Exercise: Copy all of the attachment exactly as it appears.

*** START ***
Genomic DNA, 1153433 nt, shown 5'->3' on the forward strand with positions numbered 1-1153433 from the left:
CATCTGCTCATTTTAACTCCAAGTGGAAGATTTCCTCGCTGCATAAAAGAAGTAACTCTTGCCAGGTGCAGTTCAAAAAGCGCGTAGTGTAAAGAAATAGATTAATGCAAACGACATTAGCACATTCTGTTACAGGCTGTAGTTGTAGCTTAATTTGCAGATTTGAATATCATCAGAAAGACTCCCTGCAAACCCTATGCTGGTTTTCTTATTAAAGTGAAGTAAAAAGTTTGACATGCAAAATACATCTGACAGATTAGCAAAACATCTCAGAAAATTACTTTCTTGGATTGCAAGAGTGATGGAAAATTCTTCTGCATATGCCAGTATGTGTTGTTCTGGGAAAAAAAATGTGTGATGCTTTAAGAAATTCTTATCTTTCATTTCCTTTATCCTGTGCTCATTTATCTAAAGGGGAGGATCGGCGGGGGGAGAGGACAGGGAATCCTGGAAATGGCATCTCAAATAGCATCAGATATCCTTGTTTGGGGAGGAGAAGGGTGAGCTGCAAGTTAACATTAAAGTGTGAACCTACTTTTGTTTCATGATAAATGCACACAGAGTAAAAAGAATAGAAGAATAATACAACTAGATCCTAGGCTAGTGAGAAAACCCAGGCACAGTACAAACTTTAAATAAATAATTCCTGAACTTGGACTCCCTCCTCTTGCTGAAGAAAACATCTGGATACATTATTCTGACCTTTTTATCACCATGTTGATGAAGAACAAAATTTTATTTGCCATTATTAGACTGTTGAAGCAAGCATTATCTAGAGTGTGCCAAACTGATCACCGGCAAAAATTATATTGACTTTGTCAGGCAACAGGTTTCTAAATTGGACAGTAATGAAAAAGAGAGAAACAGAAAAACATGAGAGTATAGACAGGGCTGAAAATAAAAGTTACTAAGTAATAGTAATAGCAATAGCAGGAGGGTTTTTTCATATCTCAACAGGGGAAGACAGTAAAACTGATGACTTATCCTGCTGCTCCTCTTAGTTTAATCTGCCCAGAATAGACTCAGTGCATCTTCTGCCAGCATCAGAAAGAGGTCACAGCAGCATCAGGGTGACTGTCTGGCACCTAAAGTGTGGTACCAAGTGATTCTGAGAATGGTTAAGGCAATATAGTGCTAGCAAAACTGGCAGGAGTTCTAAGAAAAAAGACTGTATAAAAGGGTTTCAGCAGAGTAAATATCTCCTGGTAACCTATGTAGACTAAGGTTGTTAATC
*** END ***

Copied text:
Genomic DNA, 1153433 nt, shown 5'->3' on the forward strand with positions numbered 1-1153433 from the left:
CATCTGCTCATTTTAACTCCAAGTGGAAGATTTCCTCGCTGCATAAAAGAAGTAACTCTTGCCAGGTGCAGTTCAAAAAGCGCGTAGTGTAAAGAAATAGATTAATGCAAACGACATTAGCACATTCTGTTACAGGCTGTAGTTGTAGCTTAATTTGCAGATTTGAATATCATCAGAAAGACTCCCTGCAAACCCTATGCTGGTTTTCTTATTAAAGTGAAGTAAAAAGTTTGACATGCAAAATACATCTGACAGATTAGCAAAACATCTCAGAAAATTACTTTCTTGGATTGCAAGAGTGATGGAAAATTCTTCTGCATATGCCAGTATGTGTTGTTCTGGGAAAAAAAATGTGTGATGCTTTAAGAAATTCTTATCTTTCATTTCCTTTATCCTGTGCTCATTTATCTAAAGGGGAGGATCGGCGGGGGGAGAGGACAGGGAATCCTGGAAATGGCATCTCAAATAGCATCAGATATCCTTGTTTGGGGAGGAGAAGGGTGAGCTGCAAGTTAACATTAAAGTGTGAACCTACTTTTGTTTCATGATAAATGCACACAGAGTAAAAAGAATAGAAGAATAATACAACTAGATCCTAGGCTAGTGAGAAAACCCAGGCACAGTACAAACTTTAAATAAATAATTCCTGAACTTGGACTCCCTCCTCTTGCTGAAGAAAACATCTGGATACATTATTCTGACCTTTTTATCACCATGTTGATGAAGAACAAAATTTTATTTGCCATTATTAGACTGTTGAAGCAAGCATTATCTAGAGTGTGCCAAACTGATCACCGGCAAAAATTATATTGACTTTGTCAGGCAACAGGTTTCTAAATTGGACAGTAATGAAAAAGAGAGAAACAGAAAAACATGAGAGTATAGACAGGGCTGAAAATAAAAGTTACTAAGTAATAGTAATAGCAATAGCAGGAGGGTTTTTTCATATCTCAACAGGGGAAGACAGTAAAACTGATGACTTATCCTGCTGCTCCTCTTAGTTTAATCTGCCCAGAATAGACTCAGTGCATCTTCTGCCAGCATCAGAAAGAGGTCACAGCAGCATCAGGGTGACTGTCTGGCACCTAAAGTGTGGTACCAAGTGATTCTGAGAATGGTTAAGGCAATATAGTGCTAGCAAAACTGGCAGGAGTTCTAAGAAAAAAGACTGTATAAAAGGGTTTCAGCAGAGTAAATATCTCCTGGTAACCTATGTAGACTAAGGTTGTTAATC